To you that’ve heard the tracks before – the new edition is restored and remastered, but more important the listening experience made much more enjoyable due to just using the introduction at the start of cd 1 and the first program, and then the closing only at the end of cd 6. This way you’ll invited to a complete journey down the river of Hank Williams Mother’s Best Recordings – don’t “disturbed” by seventy-one openings and closings, by instrumentals and solo performances of Audrey Williams or other guest vocalists, all this considerably less interesting than Hank’s own performances. That’s why this is the version of my choice and the one I will be listening to, after all, even though I loved ’em all when they arrived. The complete shows are of course of great historic and archival interest, though. But – for the pure joy of listening of Hank Williams, this is it!
There is no DVD included, but this time we got a stunningly beautiful hardcover coffee table photo book with close to 200 great photos of Hank at different pathways of life, both publishing photos and rare images never-before-seen. Jett Williams writes a touching foreword, reminding us the words from the Pulitzer Prize Jury, who recognized Hank with a Special Citation in 2010: “…for his craftsmanship as a songwriter who expressed universal feelings with poignant simplicity and played a pivotal role in transforming country music into a major musical and cultural force in American life.”
The greatest Hank Williams biographer of them all, Colin Escott, contributes a short essay about the recordings, concluding by celebrating the recording engineer who secured us the possibility to listen to this performances.
The new release, with the possibility to listen to Hank’s performances in a flow, with his own introductions, jokes and quick comments about the songs or about the band members, is a thrill through and through, and really is a unique document of Hank Williams, both as a performer and a person, in more than one way. You can’t help but be impressed by his professional ability to easily weave the shows together, combining both humor, laughter, sadness and tears, both in his speaking voice and in his vocals of the songs. There is a live quality to the recordings and to Hank’s singing that make many of the performances here even stronger and deeper than the known studio versions that made him the greatest star of country music.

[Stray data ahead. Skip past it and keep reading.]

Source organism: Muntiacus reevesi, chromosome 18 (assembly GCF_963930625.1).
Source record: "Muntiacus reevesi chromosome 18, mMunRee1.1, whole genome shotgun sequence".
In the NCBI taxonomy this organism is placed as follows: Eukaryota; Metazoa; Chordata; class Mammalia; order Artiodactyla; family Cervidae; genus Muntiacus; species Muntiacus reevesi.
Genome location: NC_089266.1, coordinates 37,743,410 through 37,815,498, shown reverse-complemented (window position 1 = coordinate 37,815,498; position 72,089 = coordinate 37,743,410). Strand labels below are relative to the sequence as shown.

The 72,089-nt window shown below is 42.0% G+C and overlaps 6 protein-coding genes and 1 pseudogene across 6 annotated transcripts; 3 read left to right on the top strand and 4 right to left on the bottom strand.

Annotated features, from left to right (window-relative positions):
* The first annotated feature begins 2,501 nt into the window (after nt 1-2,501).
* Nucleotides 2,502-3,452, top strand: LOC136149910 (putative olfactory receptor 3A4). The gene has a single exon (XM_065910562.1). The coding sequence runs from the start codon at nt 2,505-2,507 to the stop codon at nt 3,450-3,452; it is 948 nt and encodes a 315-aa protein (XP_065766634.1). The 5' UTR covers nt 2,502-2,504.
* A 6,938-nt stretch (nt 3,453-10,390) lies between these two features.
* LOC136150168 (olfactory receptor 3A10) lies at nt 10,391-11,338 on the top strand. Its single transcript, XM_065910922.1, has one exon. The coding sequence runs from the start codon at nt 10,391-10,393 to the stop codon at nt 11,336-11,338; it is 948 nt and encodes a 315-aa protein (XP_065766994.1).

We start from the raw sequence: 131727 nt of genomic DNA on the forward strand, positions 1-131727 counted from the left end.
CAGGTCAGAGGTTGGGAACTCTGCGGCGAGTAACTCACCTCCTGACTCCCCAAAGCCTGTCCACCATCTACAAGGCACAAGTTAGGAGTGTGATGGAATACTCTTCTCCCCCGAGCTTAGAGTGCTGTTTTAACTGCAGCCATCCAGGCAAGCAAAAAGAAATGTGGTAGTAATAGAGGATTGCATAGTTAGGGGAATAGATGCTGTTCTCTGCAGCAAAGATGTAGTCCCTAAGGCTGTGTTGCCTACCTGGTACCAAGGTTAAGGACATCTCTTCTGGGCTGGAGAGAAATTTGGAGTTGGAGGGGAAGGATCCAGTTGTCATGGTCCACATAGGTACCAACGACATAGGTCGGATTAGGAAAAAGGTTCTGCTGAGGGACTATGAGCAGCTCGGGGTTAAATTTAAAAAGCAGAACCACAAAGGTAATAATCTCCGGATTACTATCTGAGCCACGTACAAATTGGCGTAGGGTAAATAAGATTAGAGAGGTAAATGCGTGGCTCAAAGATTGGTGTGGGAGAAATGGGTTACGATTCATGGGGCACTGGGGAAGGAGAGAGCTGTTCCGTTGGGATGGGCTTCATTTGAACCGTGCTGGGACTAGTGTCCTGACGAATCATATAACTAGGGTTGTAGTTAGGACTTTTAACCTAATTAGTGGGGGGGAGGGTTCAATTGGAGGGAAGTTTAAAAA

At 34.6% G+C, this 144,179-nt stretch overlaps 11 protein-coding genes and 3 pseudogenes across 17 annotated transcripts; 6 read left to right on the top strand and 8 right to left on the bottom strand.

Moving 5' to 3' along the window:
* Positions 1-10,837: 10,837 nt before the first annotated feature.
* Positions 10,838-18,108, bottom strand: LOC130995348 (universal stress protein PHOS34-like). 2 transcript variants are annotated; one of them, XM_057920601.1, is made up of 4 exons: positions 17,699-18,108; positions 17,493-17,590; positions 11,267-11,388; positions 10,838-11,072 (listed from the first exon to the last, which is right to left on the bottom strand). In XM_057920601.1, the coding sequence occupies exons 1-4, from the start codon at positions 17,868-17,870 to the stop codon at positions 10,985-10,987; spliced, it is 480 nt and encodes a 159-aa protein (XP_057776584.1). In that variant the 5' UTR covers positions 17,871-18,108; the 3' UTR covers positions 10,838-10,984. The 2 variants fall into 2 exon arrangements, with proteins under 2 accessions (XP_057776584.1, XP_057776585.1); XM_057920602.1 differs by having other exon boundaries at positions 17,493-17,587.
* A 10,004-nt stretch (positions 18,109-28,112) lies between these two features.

He is introducing “Everything’s Okay” as a song by his half brother, Luke The Drifter, another place he introduces a song as made by one of his “closest relatives”, Luke The Drifter, the alter ego and the psevdonym he used for some of his darkest songs, sermons in spoken word and talking blues. As well as the songs were loved, the use of another name was a sign to Hank’s audience that this was something different from the honky tonkin’ songs. For me the Luke The Drifter songs includes some of the finest material Hank Williams shared with us.
Two of his greatest songs, “Cold, Cold Heart” and “I Can’t Help It (If I’m Still In Love With You)” got their first public appearance on this show, and Hank introduced cover versions of a long string of songs he never recorded for album release, such as “Blue Eyes Crying In The Rain”, “Cherokee Boogie”, “On Top of Old Smoky”, “Cool Water”, “You Blotted My Happy School Days” and many more. In the tender hymn spot of the show he also introduced songs we can’t find but on these recordings, such as “When The Saints Go Marching In”, “Lonely Tombs”, “Thirty Pieces of Silver” and more.
Even if there is tons of more to both find and love in the original recordings of Hank Williams, both when it comes to songs and performances, there is no doubt in my mind that this release alone contains all the proof that you need to conclude that Hank Williams is one of the greatest ever, both as a singer and as a songwriter. What’s really unique with these recordings are the additional insight it also gives us in the young man behind the publishing photos, the man behind the songs.
For me, this set states Bob Dylan’s point once and for all: “Every time I hear Hank sing, all movement ceases. The slightest whisper seems sacrilege.” Play “Pictures From Life’s Other Side”!
p.s. These days it’s of course also possible to listen to all tracks of “Pictures From Life’s Other Side” on Spotify. Without all the wonderful photos, though! d.s.